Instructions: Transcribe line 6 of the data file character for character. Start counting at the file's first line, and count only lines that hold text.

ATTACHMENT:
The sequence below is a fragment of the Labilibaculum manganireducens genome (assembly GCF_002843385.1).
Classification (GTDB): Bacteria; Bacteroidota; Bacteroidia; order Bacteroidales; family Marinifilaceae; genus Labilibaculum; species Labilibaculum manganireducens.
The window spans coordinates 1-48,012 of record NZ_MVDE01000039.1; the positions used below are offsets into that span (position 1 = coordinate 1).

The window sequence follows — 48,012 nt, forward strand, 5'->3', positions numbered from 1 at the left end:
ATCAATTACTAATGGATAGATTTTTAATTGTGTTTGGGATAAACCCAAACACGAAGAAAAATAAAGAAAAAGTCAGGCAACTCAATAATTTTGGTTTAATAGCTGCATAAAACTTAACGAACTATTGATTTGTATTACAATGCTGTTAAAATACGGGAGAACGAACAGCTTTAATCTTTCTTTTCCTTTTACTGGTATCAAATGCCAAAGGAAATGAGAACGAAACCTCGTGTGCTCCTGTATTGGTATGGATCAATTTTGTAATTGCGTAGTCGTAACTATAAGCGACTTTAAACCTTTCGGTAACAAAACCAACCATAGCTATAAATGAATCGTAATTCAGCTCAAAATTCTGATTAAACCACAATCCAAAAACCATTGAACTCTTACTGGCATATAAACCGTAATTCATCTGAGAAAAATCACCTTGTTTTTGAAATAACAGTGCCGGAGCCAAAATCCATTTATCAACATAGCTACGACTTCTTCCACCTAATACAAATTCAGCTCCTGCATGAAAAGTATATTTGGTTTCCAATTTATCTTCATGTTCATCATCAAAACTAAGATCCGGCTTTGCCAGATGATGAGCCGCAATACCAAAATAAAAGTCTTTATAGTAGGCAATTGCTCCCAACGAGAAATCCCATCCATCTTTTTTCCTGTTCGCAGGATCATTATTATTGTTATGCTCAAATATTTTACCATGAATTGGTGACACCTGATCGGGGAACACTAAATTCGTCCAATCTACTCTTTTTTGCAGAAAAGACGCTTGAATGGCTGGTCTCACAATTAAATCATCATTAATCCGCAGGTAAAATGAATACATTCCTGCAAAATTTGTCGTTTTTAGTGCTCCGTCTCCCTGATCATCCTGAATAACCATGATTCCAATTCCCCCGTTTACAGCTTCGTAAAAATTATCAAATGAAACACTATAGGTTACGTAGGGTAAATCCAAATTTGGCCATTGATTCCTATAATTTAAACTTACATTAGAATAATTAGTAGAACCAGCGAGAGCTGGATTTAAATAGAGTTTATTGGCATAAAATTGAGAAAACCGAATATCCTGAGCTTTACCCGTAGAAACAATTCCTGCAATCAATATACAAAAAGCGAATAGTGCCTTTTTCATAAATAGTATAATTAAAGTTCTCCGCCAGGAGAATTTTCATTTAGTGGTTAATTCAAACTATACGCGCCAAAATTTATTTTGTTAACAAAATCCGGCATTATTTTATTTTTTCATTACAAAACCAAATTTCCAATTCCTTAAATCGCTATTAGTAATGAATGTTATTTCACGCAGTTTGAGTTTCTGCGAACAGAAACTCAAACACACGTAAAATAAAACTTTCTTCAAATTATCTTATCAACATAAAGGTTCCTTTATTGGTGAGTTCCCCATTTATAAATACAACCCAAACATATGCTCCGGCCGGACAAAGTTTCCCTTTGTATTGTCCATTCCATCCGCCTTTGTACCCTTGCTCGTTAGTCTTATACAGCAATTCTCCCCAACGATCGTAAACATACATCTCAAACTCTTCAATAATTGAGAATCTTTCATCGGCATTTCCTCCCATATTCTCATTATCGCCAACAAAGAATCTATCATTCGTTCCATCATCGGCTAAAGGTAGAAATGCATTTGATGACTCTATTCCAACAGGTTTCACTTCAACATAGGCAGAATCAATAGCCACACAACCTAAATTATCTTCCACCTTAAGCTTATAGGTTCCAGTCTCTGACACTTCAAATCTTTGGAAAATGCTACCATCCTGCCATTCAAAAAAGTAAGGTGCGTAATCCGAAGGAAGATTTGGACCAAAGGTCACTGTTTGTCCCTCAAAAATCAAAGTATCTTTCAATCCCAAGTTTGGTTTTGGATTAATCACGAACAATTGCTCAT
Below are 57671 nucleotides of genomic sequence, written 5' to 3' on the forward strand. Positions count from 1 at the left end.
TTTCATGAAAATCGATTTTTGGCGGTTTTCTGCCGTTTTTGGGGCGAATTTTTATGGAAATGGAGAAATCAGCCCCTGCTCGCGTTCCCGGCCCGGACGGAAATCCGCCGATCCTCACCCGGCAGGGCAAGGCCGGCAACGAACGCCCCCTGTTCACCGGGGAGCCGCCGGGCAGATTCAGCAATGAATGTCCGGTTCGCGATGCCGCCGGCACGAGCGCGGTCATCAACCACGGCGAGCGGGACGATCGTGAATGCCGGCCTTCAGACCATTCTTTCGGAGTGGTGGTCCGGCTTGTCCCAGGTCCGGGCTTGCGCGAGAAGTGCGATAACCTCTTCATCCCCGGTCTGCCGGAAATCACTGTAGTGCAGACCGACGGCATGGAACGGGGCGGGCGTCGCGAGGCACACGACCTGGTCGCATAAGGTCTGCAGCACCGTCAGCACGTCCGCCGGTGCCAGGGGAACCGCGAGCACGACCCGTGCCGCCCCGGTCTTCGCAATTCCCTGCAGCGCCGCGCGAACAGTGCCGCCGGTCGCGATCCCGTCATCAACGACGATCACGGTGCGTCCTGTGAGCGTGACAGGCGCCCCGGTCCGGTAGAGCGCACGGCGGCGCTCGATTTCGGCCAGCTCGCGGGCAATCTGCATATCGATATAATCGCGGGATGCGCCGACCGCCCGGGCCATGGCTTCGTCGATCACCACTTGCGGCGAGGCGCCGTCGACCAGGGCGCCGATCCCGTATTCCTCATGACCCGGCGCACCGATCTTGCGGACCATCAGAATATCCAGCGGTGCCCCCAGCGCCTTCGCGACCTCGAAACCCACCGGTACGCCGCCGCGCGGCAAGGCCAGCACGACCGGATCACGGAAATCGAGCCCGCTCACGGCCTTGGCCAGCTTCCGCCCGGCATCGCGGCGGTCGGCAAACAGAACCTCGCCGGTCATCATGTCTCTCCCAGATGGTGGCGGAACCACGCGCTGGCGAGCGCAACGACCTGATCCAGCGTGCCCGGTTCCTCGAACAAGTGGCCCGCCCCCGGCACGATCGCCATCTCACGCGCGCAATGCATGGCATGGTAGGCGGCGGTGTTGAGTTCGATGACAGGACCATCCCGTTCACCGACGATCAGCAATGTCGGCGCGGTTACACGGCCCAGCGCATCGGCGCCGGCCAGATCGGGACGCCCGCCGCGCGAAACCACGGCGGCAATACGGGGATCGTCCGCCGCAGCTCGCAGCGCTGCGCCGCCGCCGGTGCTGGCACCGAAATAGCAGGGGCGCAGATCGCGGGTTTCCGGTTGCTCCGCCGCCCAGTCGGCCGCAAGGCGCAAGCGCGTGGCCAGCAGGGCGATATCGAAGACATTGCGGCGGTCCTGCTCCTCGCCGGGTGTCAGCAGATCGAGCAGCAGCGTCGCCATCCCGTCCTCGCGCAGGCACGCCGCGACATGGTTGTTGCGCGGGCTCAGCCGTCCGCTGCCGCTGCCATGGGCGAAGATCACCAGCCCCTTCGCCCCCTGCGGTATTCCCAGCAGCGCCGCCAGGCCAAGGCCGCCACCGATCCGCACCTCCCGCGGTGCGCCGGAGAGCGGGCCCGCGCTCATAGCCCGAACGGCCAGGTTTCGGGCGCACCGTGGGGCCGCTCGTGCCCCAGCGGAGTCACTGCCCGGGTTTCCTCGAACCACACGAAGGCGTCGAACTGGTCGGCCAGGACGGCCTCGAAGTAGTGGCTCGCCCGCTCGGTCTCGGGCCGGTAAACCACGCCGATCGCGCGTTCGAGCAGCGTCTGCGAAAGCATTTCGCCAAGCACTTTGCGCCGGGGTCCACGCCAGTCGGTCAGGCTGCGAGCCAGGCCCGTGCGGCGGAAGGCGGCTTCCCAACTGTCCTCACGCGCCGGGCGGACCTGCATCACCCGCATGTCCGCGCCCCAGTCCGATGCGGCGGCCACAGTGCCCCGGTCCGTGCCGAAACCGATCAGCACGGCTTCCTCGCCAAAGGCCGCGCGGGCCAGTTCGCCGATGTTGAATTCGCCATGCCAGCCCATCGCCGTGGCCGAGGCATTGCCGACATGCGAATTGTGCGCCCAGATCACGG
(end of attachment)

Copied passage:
Below are 57671 nucleotides of genomic sequence, written 5' to 3' on the forward strand. Positions count from 1 at the left end.